Bottled In Bond: A Brief History

During your last visit to Ye Olde Liquor Store, you might have noticed a couple of bottom-shelf bottles sporting a fancy, old-script tag: “Bottled-in-Bond.”  The bottle might claim that the whiskey is exceptional, full of heritage, made according to an old, forgotten tradition. 

Gooderham & Worts Distillery Engraving Illustration

During your last visit to Ye Olde Liquor Store, you might have noticed a couple of bottom-shelf bottles sporting a fancy, old-script tag: “Bottled-in-Bond.”  The bottle might claim that the whiskey is exceptional, full of heritage, made according to an old, forgotten tradition.  Companies such as Heaven Hill, Barton, and Jim Beam have revitalized the century-old tradition of bottling in bond, but what brought this century-old practice back into the forefront?

Fly back in time to the late 19th century, when the whiskey market was more unregulated than you could even imagine.  A rivalry for the record books emerged between straight whiskey distillers and whiskey rectifiers.  Rectifiers, much like Non-Distiller Producers today, purchased distillate from other sources; they then aged it (for dubious periods of time), potentially tinkered with the finished product by adding flavoring or coloring, and bottled it at varying proofs under names such as “Fine Old Bourbon”.  While a number of rectifiers produced honest-to-goodness whiskey, producers of knockoff bourbon flooded the market with their cheap, easy-to-produce whiskey and made it extremely difficult for straight whiskey producers to gain a foothold, and even forced many into bankruptcy.

Colonel Edmund Haynes Taylor, Jr. (photo via Buffalo Trace)

Straight bourbon producers would not go down without a fight, and in the 1890’s, they brought this issue up in the courts.  Colonel E. H. Taylor, Jr. was one of these crusaders, a name you might recognize as the founder of the Old-Fashioned Copper (O.F.C.) distillery (and Buffalo Trace’s current distillery) and namesake of one of Buffalo Trace’s more desirable bottlings.  Although he was forced to sell O.F.C. to George T. Stagg in 1878, Taylor dedicated the rest of his life to the production and protection of straight bourbon whiskey.  In the 1890’s he joined forces with John G. Carlisle, Secretary of the Treasury at that time.

In order to ensure consumers of the quality of the whiskey they were purchasing, straight whiskey producers argued for a set of legal regulations regarding the bottling and advertising of bourbon whiskey. The practice of bonding warehouses had already been in place years before the 1897 Bottled-In-Bond Act came into existence, but the government had no role in what actually went into the bottle or onto the label.  This act ensured that any whiskey bearing the name “Bottled-in-Bond” was produced by the same distiller, at the same distillery, during the same distilling season, aged for at least four years, unadulterated (save for pure water for dilution), and bottled at exactly 100 proof.  The label also had to identify the distillery where the whiskey was distilled and bottled, and carried a green wrap over the cork featuring the mug of John G. Carlisle.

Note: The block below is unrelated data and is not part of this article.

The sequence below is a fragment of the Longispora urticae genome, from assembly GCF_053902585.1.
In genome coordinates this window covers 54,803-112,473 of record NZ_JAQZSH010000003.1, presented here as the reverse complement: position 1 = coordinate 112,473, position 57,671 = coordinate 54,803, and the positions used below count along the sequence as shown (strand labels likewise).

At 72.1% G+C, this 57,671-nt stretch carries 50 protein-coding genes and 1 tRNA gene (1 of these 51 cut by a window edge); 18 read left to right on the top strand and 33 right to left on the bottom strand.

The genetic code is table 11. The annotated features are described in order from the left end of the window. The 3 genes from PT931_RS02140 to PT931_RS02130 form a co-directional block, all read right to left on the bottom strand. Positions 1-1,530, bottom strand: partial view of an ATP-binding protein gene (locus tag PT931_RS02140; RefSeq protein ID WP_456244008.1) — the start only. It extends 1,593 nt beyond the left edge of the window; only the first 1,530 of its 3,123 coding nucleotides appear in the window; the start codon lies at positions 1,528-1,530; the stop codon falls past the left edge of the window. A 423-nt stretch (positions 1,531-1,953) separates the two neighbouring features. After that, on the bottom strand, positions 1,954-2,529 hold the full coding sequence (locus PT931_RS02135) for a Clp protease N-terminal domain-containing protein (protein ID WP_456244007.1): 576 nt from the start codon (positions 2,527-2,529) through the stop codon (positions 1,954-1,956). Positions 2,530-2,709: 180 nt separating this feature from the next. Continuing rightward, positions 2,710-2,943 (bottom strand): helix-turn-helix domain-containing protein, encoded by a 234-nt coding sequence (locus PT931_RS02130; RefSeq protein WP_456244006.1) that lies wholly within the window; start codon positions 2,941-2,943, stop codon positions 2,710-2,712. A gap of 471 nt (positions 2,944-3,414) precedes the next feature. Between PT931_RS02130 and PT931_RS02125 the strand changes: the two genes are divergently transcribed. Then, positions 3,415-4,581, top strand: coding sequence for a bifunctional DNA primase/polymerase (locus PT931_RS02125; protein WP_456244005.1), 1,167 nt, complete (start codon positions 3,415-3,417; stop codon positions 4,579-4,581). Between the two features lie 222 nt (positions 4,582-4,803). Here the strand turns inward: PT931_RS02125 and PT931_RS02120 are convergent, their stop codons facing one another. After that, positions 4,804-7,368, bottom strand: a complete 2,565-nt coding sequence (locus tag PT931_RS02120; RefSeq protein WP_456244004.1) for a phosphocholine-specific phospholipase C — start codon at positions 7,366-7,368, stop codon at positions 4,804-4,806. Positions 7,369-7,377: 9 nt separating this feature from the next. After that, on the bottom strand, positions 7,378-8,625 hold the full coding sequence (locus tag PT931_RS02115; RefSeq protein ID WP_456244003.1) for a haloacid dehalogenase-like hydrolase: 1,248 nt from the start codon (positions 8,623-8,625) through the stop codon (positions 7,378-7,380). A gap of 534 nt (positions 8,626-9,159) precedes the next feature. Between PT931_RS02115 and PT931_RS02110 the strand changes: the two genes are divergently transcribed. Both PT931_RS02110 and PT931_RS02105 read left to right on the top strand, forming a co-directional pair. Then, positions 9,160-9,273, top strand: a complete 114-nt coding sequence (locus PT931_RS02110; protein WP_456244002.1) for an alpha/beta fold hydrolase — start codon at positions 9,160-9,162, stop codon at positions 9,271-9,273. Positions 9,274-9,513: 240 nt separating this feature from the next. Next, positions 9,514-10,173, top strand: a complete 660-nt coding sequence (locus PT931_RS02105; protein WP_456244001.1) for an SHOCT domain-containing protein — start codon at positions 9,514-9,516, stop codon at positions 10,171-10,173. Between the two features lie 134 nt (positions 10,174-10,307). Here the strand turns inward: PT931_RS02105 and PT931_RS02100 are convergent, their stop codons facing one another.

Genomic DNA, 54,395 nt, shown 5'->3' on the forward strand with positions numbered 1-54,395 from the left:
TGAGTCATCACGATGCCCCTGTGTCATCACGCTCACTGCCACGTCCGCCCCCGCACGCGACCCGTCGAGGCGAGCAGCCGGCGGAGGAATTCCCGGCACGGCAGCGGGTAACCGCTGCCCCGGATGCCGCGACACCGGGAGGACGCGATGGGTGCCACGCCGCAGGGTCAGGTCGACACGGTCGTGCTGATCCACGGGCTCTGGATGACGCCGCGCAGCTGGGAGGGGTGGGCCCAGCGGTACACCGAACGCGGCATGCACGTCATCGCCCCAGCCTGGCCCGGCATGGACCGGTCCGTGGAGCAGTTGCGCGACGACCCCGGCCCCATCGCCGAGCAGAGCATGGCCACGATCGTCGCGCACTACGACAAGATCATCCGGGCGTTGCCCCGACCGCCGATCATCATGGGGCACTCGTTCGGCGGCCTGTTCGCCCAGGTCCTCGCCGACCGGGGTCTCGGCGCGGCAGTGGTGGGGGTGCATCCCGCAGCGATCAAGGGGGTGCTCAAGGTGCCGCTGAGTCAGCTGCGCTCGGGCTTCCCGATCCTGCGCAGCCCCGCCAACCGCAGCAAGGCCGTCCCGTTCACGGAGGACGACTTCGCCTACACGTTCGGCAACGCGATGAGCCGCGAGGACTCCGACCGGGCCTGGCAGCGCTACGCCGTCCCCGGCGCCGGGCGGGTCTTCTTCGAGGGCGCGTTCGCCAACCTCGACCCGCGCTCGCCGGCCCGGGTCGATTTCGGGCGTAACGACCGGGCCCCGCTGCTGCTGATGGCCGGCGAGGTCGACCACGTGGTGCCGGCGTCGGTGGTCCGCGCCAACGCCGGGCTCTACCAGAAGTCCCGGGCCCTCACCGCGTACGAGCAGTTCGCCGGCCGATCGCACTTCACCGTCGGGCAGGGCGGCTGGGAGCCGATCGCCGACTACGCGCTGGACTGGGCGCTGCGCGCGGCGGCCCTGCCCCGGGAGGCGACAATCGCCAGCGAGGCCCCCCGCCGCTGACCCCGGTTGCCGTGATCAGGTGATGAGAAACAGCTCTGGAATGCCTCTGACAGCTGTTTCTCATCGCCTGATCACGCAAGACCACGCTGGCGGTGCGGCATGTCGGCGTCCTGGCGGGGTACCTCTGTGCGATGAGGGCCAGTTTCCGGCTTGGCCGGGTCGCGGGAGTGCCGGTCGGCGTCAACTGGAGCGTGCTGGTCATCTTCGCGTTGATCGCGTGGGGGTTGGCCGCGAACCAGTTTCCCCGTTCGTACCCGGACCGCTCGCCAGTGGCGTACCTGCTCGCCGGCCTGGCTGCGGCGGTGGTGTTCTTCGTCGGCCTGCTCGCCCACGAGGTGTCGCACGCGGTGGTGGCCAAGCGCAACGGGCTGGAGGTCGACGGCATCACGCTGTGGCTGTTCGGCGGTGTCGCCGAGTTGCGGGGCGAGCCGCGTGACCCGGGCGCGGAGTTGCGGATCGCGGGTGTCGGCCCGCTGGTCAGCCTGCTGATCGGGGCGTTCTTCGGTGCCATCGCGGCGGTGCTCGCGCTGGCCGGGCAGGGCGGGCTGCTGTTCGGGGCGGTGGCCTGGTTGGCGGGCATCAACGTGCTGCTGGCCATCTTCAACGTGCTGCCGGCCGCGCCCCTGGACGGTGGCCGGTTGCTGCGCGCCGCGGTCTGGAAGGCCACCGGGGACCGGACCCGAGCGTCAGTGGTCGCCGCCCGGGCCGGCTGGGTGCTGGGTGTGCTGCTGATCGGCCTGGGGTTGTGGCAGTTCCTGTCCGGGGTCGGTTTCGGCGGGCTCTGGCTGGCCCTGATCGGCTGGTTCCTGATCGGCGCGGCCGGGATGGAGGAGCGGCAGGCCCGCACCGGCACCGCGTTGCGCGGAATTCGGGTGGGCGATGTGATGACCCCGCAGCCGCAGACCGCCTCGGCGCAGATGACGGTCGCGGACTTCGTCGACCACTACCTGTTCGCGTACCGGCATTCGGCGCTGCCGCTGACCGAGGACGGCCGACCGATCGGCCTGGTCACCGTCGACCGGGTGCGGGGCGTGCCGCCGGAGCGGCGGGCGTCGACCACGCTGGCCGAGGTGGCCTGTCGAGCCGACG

Isaac Wolfe Bernheim (photo via

This act did not pass without a fight, though: whiskey rectifiers argued that this gave distillers an unfair advantage, and caused issues for rectifiers who were producing an honest product from the barrels and barrels of whiskey they bought and bottled.  Isaac Wolfe Bernheim, founder of I. W. Harper and namesake of Bernheim Original Wheat Whiskey (Heaven Hill), fought vehemently against the passage of this legislation.  He argued that the art of blending spirits was at risk because of the act, and allowed distillers to monopolize the whiskey market.  Ultimately, he lost a footing in the debate and the act went through when President Grover Cleveland signed the bill into law on March 3, 1897.

The story was not over yet.  Rectifiers and distillers crossed blades again during debates about the 1906 Pure Food and Drug Act, which sought to remedy issues in the production and advertising of food and beverages.  This act defined whiskey as straight whiskey, and all other products as imitations or compounds.  A three-year battle ensued over the rights for other whiskeys to be labeled as such, not just straight whiskey.  During this skirmish, straight whiskey producers even garnered the support of the Women’s Christian Temperance Union, who supported straight whiskey since it was an all-natural product and, therefore, the lesser of two evils.  Ultimately, President Taft made the final decision on how whiskey can be advertised in America, which was released in December of 1909.

As is true with many bourbon sagas, Prohibition and the popularity of clear alcohol stifled the bourbon market, and along with it, the prevalence of bonded bourbon.  Now more than ever, bottled-in-bond bourbons can be found on the shelves of most Ye Olde Liquor Stores, but at what benefit to the consumer?  We no longer have to worry about our bottle of liquid gold containing flavoring, coloring, or non-grain distillate.  A number of additional federal regulations were put in place after the introduction of Bottling-in-Bond that protects the name of bourbon from foreign invaders, so why bother with antiquated guidelines?  The tradition of Bottling-in-Bond exists today for the same reason as the Reinheitsgebot, also known as the German Beer Purity Law.  It allows us to pay homage to our alcohol-making ancestors and the hard work they did to stand for what they believed in.  So whether you kick back with a glass of E. H. Taylor, Old Forester 1897, or even Heaven Hill BIB, raise your glass to the crusaders who made possible the legislation that led to the bourbon we know and love today.  Cheers!